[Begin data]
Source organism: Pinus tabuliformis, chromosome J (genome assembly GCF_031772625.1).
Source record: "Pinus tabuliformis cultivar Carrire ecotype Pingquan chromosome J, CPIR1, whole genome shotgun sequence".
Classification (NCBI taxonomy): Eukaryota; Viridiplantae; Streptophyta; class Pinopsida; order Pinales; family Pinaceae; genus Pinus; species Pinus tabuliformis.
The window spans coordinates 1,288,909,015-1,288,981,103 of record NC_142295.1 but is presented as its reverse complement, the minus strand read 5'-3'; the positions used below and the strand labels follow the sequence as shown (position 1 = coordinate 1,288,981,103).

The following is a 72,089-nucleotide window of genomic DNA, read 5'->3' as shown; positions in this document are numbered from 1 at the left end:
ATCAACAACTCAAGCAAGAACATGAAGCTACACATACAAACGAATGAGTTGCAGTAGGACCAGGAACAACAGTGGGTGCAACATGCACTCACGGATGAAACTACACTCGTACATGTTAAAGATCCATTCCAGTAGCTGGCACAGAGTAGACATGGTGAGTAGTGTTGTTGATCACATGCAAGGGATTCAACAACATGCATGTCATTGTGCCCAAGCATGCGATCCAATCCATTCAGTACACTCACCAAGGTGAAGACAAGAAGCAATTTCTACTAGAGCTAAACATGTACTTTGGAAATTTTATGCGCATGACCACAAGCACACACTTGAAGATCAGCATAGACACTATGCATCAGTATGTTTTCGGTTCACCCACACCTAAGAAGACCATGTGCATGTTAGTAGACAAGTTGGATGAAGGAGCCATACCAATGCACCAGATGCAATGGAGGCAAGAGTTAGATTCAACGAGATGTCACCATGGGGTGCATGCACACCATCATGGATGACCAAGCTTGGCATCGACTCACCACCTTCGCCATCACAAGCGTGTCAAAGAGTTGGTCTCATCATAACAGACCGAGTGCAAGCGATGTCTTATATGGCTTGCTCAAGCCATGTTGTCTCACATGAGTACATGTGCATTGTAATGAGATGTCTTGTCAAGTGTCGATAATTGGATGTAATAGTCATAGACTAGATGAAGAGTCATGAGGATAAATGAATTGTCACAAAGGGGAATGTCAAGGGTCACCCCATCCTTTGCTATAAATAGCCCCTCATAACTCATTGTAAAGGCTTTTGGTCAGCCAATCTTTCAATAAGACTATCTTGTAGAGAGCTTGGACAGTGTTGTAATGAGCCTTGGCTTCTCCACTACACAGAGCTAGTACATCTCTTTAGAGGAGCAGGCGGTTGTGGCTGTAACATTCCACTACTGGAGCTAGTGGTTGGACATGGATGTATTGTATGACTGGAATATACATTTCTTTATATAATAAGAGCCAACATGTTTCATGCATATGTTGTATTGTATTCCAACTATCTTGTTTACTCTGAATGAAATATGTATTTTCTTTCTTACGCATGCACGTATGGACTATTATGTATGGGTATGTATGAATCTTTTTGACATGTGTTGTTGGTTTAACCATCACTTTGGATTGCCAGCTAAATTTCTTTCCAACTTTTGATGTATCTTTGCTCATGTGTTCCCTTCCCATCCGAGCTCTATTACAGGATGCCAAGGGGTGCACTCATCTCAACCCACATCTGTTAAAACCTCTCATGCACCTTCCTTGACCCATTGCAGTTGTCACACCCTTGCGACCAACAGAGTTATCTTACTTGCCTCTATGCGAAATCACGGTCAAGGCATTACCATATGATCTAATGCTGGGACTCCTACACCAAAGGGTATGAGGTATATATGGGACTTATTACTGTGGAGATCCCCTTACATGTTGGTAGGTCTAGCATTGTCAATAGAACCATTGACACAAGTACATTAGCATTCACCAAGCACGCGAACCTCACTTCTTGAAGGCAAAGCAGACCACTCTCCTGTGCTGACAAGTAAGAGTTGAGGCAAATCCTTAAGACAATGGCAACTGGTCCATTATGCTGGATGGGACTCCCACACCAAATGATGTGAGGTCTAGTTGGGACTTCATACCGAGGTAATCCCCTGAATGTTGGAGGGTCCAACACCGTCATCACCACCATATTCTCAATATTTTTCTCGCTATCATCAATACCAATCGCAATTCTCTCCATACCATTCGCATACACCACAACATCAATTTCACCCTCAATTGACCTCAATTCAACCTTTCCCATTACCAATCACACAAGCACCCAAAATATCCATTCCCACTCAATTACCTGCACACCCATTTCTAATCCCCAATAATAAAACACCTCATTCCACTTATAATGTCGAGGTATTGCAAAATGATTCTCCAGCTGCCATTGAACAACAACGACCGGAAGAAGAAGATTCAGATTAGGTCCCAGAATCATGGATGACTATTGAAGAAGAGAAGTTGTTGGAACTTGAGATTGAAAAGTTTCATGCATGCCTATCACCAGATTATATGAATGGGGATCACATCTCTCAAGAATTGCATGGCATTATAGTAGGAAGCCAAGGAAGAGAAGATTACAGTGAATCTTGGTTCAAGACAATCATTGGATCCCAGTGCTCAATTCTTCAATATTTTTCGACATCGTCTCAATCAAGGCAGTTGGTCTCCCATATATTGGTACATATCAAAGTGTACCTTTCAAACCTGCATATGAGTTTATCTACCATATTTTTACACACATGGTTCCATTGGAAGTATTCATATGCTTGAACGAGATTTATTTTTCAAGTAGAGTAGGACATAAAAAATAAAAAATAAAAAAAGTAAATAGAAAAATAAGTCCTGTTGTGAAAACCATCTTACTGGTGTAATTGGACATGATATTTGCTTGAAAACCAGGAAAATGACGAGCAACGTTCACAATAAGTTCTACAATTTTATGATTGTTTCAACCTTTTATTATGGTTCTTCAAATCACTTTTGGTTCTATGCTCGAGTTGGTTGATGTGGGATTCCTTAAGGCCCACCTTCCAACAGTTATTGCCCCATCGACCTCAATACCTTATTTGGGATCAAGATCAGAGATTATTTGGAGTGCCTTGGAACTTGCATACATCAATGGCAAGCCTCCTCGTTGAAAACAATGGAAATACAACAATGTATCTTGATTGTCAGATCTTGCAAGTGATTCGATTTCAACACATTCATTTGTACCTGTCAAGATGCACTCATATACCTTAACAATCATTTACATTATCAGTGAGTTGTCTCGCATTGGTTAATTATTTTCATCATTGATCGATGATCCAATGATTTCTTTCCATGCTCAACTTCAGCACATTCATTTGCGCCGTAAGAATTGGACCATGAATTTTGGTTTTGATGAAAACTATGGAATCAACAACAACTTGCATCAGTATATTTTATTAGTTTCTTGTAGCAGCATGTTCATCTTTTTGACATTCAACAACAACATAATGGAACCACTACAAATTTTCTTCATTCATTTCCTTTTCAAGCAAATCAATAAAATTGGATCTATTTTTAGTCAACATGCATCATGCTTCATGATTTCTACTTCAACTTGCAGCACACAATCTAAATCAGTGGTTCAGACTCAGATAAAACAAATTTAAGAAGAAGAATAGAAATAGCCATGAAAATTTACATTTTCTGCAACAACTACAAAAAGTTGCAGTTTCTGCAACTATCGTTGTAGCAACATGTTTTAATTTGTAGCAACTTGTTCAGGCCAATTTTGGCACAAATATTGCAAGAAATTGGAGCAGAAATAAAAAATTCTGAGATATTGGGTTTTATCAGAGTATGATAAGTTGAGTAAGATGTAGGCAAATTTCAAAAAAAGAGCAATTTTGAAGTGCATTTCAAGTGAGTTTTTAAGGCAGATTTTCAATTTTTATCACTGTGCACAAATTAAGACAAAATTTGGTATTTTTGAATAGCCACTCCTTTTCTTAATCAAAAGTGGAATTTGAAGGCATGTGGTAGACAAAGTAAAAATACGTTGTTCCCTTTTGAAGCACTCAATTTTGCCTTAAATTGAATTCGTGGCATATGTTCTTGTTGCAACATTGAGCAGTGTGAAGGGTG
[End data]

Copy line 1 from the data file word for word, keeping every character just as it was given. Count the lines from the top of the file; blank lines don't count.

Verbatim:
Source organism: Pinus tabuliformis, chromosome J (genome assembly GCF_031772625.1).